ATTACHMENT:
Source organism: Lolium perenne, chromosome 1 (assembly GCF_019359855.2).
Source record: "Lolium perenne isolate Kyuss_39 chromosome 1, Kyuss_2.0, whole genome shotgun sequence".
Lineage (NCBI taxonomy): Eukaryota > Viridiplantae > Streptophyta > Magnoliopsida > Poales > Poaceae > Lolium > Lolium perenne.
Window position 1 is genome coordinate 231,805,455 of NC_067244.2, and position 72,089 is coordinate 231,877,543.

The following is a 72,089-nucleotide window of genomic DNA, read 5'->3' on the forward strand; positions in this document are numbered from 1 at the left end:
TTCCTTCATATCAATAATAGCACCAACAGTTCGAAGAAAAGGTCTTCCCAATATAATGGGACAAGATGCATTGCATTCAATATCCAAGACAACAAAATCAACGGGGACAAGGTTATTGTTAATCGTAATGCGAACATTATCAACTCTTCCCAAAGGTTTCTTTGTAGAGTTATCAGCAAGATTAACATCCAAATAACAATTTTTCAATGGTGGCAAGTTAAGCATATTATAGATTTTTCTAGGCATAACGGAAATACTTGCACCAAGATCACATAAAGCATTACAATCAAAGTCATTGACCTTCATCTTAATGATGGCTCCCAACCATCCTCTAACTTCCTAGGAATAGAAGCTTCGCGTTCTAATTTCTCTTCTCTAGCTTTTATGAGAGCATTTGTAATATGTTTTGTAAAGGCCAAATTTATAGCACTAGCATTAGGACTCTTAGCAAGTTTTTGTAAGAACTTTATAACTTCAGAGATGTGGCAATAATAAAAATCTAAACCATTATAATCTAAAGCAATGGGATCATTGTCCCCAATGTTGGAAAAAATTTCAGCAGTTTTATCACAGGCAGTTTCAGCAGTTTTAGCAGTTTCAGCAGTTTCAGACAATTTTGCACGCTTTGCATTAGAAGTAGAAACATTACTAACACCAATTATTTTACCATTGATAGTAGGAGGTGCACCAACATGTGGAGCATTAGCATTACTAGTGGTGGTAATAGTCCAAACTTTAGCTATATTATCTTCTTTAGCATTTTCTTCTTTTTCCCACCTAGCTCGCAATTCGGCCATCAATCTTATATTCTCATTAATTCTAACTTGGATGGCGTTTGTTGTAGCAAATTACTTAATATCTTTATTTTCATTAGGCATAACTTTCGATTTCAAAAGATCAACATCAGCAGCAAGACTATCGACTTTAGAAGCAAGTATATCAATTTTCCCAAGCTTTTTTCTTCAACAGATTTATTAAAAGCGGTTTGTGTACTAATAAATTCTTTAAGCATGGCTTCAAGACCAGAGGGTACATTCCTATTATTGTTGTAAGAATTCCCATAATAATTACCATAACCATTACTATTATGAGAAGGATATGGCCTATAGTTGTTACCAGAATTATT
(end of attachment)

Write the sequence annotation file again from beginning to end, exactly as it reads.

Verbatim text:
Source organism: Lolium perenne, chromosome 1 (assembly GCF_019359855.2).
Source record: "Lolium perenne isolate Kyuss_39 chromosome 1, Kyuss_2.0, whole genome shotgun sequence".
Lineage (NCBI taxonomy): Eukaryota > Viridiplantae > Streptophyta > Magnoliopsida > Poales > Poaceae > Lolium > Lolium perenne.
Window position 1 is genome coordinate 231,805,455 of NC_067244.2, and position 72,089 is coordinate 231,877,543.

The following is a 72,089-nucleotide window of genomic DNA, read 5'->3' on the forward strand; positions in this document are numbered from 1 at the left end:
TTCCTTCATATCAATAATAGCACCAACAGTTCGAAGAAAAGGTCTTCCCAATATAATGGGACAAGATGCATTGCATTCAATATCCAAGACAACAAAATCAACGGGGACAAGGTTATTGTTAATCGTAATGCGAACATTATCAACTCTTCCCAAAGGTTTCTTTGTAGAGTTATCAGCAAGATTAACATCCAAATAACAATTTTTCAATGGTGGCAAGTTAAGCATATTATAGATTTTTCTAGGCATAACGGAAATACTTGCACCAAGATCACATAAAGCATTACAATCAAAGTCATTGACCTTCATCTTAATGATGGCTCCCAACCATCCTCTAACTTCCTAGGAATAGAAGCTTCGCGTTCTAATTTCTCTTCTCTAGCTTTTATGAGAGCATTTGTAATATGTTTTGTAAAGGCCAAATTTATAGCACTAGCATTAGGACTCTTAGCAAGTTTTTGTAAGAACTTTATAACTTCAGAGATGTGGCAATAATAAAAATCTAAACCATTATAATCTAAAGCAATGGGATCATTGTCCCCAATGTTGGAAAAAATTTCAGCAGTTTTATCACAGGCAGTTTCAGCAGTTTTAGCAGTTTCAGCAGTTTCAGACAATTTTGCACGCTTTGCATTAGAAGTAGAAACATTACTAACACCAATTATTTTACCATTGATAGTAGGAGGTGCACCAACATGTGGAGCATTAGCATTACTAGTGGTGGTAATAGTCCAAACTTTAGCTATATTATCTTCTTTAGCATTTTCTTCTTTTTCCCACCTAGCTCGCAATTCGGCCATCAATCTTATATTCTCATTAATTCTAACTTGGATGGCGTTTGTTGTAGCAAATTACTTAATATCTTTATTTTCATTAGGCATAACTTTCGATTTCAAAAGATCAACATCAGCAGCAAGACTATCGACTTTAGAAGCAAGTATATCAATTTTCCCAAGCTTTTTTCTTCAACAGATTTATTAAAAGCGGTTTGTGTACTAATAAATTCTTTAAGCATGGCTTCAAGACCAGAGGGTACATTCCTATTATTGTTGTAAGAATTCCCATAATAATTACCATAACCATTACTATTATGAGAAGGATATGGCCTATAGTTGTTACCAGAATTATT